Monday, June 4, 2012

Got Live (Music) If You Want It (Part 2) + CD Pick

If you've not been to The Big Room in New Haven's Erector Square neighborhood (319 Peck Street, Building 6W, Studio D), Saturday June 9 would be a fine time for your first visit.  Choreographer/dancer Rachel Bernsen (pictured left), who is the proprietress of the Room, presents an evening of music and dance that is dubbed "Studio Show".  There will be 3 presentations. Trumpeter Stephen Haynes and choreographer/dancer Olivia Iliano-Davis are combining on a program that also features vocalist Kyoko Kitamura, Joe Morris (guitar) and Ben Stapp (tuba). Dancer Emily Coates joins forces with violinist Charlie Burnham (who also provides vocals) for a piece called "Emily's Tiny Theater" which features improvised movements and music.  Finally, Ms. Bernsen presents "Oh, Solo", a work that she has been developing and performing since 2005.  For ticket information and purchase, send an email to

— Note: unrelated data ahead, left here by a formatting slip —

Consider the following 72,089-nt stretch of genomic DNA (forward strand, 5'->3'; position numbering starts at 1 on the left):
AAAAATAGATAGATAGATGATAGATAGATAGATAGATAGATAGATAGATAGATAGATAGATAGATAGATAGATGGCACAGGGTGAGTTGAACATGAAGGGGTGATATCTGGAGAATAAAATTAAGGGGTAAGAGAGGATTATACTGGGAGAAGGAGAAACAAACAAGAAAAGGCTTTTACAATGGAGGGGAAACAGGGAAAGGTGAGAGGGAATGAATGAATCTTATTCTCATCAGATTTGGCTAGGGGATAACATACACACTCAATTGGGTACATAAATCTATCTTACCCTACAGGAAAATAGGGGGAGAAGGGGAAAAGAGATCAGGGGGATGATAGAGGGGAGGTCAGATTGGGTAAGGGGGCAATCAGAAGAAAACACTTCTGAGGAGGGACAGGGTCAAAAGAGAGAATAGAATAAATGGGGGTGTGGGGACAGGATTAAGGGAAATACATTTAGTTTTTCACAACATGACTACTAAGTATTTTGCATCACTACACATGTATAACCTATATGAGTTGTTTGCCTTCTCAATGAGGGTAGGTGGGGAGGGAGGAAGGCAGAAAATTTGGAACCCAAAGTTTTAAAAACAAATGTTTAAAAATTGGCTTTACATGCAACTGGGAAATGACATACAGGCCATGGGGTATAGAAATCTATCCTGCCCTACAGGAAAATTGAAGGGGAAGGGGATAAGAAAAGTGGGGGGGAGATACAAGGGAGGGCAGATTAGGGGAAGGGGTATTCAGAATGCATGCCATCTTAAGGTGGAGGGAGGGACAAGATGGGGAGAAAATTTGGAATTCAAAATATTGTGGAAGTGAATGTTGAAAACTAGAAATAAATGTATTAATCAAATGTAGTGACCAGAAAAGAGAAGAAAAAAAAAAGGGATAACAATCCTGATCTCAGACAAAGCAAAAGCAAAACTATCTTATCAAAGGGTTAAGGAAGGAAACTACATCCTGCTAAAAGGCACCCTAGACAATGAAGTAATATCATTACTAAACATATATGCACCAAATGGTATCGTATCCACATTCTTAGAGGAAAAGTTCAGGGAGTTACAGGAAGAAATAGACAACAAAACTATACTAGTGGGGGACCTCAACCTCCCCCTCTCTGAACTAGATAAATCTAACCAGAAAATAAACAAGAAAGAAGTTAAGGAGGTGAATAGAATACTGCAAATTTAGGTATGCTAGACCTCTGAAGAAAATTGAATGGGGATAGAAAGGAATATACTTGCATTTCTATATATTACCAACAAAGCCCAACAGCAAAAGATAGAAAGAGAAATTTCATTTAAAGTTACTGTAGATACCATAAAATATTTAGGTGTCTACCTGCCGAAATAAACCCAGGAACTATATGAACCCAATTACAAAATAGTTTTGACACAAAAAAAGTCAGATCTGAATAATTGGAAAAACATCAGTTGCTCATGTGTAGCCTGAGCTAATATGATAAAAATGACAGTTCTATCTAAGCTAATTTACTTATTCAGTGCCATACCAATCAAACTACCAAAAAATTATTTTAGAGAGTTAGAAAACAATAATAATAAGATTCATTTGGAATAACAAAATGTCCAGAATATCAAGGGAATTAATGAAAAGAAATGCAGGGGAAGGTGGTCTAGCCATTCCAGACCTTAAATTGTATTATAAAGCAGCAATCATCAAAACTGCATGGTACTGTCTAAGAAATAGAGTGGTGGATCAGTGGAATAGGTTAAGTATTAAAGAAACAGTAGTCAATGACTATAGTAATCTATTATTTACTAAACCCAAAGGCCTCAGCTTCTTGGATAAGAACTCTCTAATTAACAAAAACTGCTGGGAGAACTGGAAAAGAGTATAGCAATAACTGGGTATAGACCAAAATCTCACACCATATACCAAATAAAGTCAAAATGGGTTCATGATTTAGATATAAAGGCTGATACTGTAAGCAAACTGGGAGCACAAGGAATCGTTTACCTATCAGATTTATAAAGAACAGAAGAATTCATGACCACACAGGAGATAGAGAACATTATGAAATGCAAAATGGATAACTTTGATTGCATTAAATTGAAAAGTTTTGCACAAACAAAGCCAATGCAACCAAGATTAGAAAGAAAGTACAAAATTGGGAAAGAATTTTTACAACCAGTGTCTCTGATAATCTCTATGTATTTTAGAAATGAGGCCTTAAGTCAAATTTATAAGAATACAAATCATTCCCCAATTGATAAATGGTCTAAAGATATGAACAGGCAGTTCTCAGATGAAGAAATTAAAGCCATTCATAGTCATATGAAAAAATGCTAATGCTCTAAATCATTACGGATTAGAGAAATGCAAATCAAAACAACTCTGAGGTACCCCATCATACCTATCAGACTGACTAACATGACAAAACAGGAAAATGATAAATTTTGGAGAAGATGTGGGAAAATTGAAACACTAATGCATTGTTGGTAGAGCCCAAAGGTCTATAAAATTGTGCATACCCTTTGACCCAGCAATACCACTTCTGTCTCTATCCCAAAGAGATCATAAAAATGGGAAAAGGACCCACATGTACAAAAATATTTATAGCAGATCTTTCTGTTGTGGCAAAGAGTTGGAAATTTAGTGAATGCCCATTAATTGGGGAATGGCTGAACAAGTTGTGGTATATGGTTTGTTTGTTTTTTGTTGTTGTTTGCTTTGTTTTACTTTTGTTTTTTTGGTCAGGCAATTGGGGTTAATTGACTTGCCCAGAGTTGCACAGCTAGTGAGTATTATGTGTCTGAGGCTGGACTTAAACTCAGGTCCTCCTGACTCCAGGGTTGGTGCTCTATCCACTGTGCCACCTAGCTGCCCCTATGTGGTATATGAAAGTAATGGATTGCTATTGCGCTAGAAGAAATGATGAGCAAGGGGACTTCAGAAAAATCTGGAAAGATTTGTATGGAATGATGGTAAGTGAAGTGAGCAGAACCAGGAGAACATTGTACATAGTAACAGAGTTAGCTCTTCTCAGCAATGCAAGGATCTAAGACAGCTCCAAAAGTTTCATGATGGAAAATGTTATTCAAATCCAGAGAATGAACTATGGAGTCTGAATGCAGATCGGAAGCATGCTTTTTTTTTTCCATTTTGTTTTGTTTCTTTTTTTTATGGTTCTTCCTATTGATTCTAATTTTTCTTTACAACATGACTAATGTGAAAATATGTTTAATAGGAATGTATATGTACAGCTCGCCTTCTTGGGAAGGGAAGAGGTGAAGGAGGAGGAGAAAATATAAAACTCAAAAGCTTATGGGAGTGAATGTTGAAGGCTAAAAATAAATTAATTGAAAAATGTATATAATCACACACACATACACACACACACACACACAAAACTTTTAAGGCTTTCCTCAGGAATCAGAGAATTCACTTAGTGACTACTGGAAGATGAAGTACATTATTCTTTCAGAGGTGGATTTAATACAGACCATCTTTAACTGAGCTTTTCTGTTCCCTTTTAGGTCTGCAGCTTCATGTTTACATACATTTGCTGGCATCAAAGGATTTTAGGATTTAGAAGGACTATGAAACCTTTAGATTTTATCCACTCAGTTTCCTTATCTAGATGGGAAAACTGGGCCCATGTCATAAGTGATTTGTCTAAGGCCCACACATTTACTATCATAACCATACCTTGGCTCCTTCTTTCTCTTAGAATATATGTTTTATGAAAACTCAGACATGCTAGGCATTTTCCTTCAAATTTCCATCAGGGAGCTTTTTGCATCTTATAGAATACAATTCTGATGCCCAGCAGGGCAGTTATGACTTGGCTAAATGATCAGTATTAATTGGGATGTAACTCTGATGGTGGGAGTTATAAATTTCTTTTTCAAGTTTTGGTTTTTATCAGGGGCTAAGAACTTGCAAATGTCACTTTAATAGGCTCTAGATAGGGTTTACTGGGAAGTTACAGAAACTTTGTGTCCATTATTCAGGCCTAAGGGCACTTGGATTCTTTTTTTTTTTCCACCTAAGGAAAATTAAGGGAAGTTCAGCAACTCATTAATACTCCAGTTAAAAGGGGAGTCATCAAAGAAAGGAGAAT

Guitarist/composer/vocalist Joshua Stamper issued one of my favorite recordings of 2011, the delightfully creative "Interstitials" (Hype City Recordings).  Instead of a conventional rhythm section, Stamper arranged the music for voice, guitar, low brass and woodwinds.  One can hear the influence of British progressive-rock, groups like Hatfield & The North and vocalists such as Robert Wyatt and Brian Wilson on this music.  While I enjoy the poetry of Stamper's lyrics, it's the fascinating sounds swirling around his voice that continue to grab my attention.  Now, The Uncertainty Music Series and its curator Carl Testa are presenting "The Music of Joshua Stamper" at 8 p.m. in Never Ending Books, 810 State Street in New Haven.  And, Stamper is bringing the trio of musicians from the recording, including Paul Arbogast (brass) plus reed players Michael Cemprola and Jon Rees. Opening the show will be Jose Oyola (guitar, vocals).  For more information, go to